The cable to link the to the was impossible to find so I had to build one myself. I tested both bad boys together and I was able to generate VAC, really scary stuff. One of this days I'll open the A to calibrate the frequency. If you need any pictures from mine, please let me know. Frank Super Contributor Posts: Country:. Quote from: CaptnYellowShirt on February 06, , am. Quote from: Dr. Frank on February 06, , pm. This amplifier makes me wish I had paid more attention in school But seriously, I did have to pull out my copy of Art of Electronics and re-read the section "Some Amplifier Building Blocks" to get my head wrapped around it.

Speaking of which, a prize to anyone who can answer a trick question at the bottom of the post. As previously mentioned, the amplifier has a fixed gain of around 3. This gain value is increased to 30 when the a is placed in its "V" mode. There are three stages to the amplifier, the first the "Input Stage" is a "differential voltage-to-current amplifier". Q3-Q8 form a push-pull style current amplifier which provides minimal zero-crossing distortion to its output.

The left side of the current mirror Q3,5,7 forms the positive input branch which responds to the input signal provided by the FET Q1.

The right side of the current mirror Q4,6,8 forms the negative input branch which responds to the DC-zeroing feedback path though U1. This feedback path removes any DC bias from the output of the entire assembly. I'm not sure if there's any reason for this feedback path beyond the obvious removal of DC current and wasted power from the Attenuation Assembly and its transformers hysteresis?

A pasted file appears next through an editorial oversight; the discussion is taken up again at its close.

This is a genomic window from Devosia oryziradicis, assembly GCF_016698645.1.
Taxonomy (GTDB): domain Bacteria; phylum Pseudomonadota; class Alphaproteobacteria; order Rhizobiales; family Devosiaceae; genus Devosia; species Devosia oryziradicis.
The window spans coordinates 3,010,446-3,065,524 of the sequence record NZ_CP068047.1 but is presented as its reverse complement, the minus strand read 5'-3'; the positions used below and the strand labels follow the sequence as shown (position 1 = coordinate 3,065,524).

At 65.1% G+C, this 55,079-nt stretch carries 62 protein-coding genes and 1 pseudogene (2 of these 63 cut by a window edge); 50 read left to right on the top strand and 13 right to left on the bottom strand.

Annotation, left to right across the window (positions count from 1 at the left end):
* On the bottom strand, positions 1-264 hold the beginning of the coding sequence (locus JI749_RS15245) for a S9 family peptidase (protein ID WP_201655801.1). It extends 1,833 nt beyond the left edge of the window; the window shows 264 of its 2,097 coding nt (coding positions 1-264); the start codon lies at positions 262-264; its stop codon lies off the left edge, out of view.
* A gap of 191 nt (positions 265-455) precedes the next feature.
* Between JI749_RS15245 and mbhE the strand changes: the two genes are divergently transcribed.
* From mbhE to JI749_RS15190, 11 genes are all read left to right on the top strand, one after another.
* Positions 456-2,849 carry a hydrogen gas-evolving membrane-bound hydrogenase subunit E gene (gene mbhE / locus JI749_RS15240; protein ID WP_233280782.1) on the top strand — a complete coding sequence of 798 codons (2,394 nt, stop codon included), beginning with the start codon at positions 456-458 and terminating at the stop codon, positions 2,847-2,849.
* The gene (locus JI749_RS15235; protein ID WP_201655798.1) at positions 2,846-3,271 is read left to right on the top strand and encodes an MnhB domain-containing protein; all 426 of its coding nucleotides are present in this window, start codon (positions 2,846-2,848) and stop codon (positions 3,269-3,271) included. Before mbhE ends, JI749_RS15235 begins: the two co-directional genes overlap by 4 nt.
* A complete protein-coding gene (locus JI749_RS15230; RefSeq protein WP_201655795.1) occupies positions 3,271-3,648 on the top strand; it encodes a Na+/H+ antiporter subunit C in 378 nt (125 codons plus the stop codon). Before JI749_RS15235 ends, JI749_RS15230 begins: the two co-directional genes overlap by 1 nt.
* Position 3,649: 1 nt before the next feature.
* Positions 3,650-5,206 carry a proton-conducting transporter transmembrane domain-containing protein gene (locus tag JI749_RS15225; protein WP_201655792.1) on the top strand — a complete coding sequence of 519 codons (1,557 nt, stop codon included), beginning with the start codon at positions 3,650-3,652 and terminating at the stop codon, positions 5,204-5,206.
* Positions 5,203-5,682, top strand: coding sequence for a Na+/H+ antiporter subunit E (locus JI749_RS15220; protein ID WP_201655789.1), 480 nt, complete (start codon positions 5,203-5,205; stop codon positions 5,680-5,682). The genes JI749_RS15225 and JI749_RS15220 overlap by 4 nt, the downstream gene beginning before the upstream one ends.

Lastly the "Output Stage" consists several transistors which form a "complementary emitter-follower bootstrap amplifier". The manual says the bootstrapping action is provided by CR8 and CR9 -- frankly, I'm not getting that? Answer: I know I'm glad someone else designed this bad boy. This was playing havoc with Q2 on the input stage -- causing the Overload Detector to fire at around Hz. This gave huge spikes on the output and made a really annoying bz.

But after fixing all of that, I plugged the amplifier back in to find several more problems. Long story short: after futzing with it for about 30mins, I overloaded something in the V regulator section.

This caused a failure of R92, R88, and R87 I forget what order they failed in. R87 and R88 are soldered directly on top of a ground plane. So when they failed, I had a V DC plasma arc eating away at the ground plane and the nearby components. R87 came out in several pieces. Note to self: replace with flameproof components.

More Pictures Q15 the Mid-to-Output stage bridge transistor is the big one, top center with a heat sink that looks like something out of Samurai Jack. Thanks for the pictures, that uf kemet cap is rather interesting. Up next is the Attenuator assembly. To output the correct voltage, a series of precision transformers are used to scale the voltage down.

Three transformers with several taps each. It is worth noting the impressive bank of "DAC" relays does the complex switching. The transformers are both shielded and sealed see pictures. I was excited that the shield might have been some kind of exotic material e. Mu-Metal , but alas it was simply tinned steal.

The foam looks to me like polystyrene. The metal box on the top left houses R8 and C3 which look to be some kind of phase compensation for the high voltage divider. It was soldered shut, so I didn't bother to open it. The manual suggests that during a fault's diagnostic work to de-couple the Attenuator Assembly from the Power Amplifier Assembly.

This helps to logically isolate the fault to a certain assembly board. I found it extremely helpful during my repairs! Now how do we verify the output voltage? Sample, FFT, abs. Oh wait We use an ideal rectifier!